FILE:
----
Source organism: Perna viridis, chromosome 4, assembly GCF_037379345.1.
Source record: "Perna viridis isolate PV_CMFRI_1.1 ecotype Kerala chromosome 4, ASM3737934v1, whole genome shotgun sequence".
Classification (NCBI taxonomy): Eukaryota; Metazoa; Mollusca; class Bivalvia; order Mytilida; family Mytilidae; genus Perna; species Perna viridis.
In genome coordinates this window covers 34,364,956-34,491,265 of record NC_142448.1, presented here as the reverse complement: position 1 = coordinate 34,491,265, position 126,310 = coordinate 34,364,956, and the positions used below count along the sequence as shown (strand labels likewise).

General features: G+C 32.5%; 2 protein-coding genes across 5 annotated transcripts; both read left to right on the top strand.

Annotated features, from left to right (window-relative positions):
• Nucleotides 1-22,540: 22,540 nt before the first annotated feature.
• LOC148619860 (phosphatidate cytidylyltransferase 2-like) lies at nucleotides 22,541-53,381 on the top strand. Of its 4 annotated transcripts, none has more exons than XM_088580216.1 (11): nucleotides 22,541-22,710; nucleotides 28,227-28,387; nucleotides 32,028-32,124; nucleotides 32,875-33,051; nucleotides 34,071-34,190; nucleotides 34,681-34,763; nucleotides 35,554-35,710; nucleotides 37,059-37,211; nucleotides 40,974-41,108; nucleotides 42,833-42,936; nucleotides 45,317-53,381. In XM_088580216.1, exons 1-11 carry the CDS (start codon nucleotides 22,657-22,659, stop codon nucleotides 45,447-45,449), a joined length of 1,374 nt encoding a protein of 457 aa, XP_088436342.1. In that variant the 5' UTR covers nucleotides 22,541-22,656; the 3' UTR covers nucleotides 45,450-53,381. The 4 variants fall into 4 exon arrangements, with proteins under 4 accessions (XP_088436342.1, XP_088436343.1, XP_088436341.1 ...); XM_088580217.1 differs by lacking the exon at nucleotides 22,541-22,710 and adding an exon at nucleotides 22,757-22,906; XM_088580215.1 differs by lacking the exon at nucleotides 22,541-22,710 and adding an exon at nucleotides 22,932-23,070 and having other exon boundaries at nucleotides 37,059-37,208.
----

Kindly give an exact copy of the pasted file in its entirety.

Source organism: Perna viridis, chromosome 4, assembly GCF_037379345.1.
Source record: "Perna viridis isolate PV_CMFRI_1.1 ecotype Kerala chromosome 4, ASM3737934v1, whole genome shotgun sequence".
Classification (NCBI taxonomy): Eukaryota; Metazoa; Mollusca; class Bivalvia; order Mytilida; family Mytilidae; genus Perna; species Perna viridis.
In genome coordinates this window covers 34,364,956-34,491,265 of record NC_142448.1, presented here as the reverse complement: position 1 = coordinate 34,491,265, position 126,310 = coordinate 34,364,956, and the positions used below count along the sequence as shown (strand labels likewise).

General features: G+C 32.5%; 2 protein-coding genes across 5 annotated transcripts; both read left to right on the top strand.

Annotated features, from left to right (window-relative positions):
• Nucleotides 1-22,540: 22,540 nt before the first annotated feature.
• LOC148619860 (phosphatidate cytidylyltransferase 2-like) lies at nucleotides 22,541-53,381 on the top strand. Of its 4 annotated transcripts, none has more exons than XM_088580216.1 (11): nucleotides 22,541-22,710; nucleotides 28,227-28,387; nucleotides 32,028-32,124; nucleotides 32,875-33,051; nucleotides 34,071-34,190; nucleotides 34,681-34,763; nucleotides 35,554-35,710; nucleotides 37,059-37,211; nucleotides 40,974-41,108; nucleotides 42,833-42,936; nucleotides 45,317-53,381. In XM_088580216.1, exons 1-11 carry the CDS (start codon nucleotides 22,657-22,659, stop codon nucleotides 45,447-45,449), a joined length of 1,374 nt encoding a protein of 457 aa, XP_088436342.1. In that variant the 5' UTR covers nucleotides 22,541-22,656; the 3' UTR covers nucleotides 45,450-53,381. The 4 variants fall into 4 exon arrangements, with proteins under 4 accessions (XP_088436342.1, XP_088436343.1, XP_088436341.1 ...); XM_088580217.1 differs by lacking the exon at nucleotides 22,541-22,710 and adding an exon at nucleotides 22,757-22,906; XM_088580215.1 differs by lacking the exon at nucleotides 22,541-22,710 and adding an exon at nucleotides 22,932-23,070 and having other exon boundaries at nucleotides 37,059-37,208.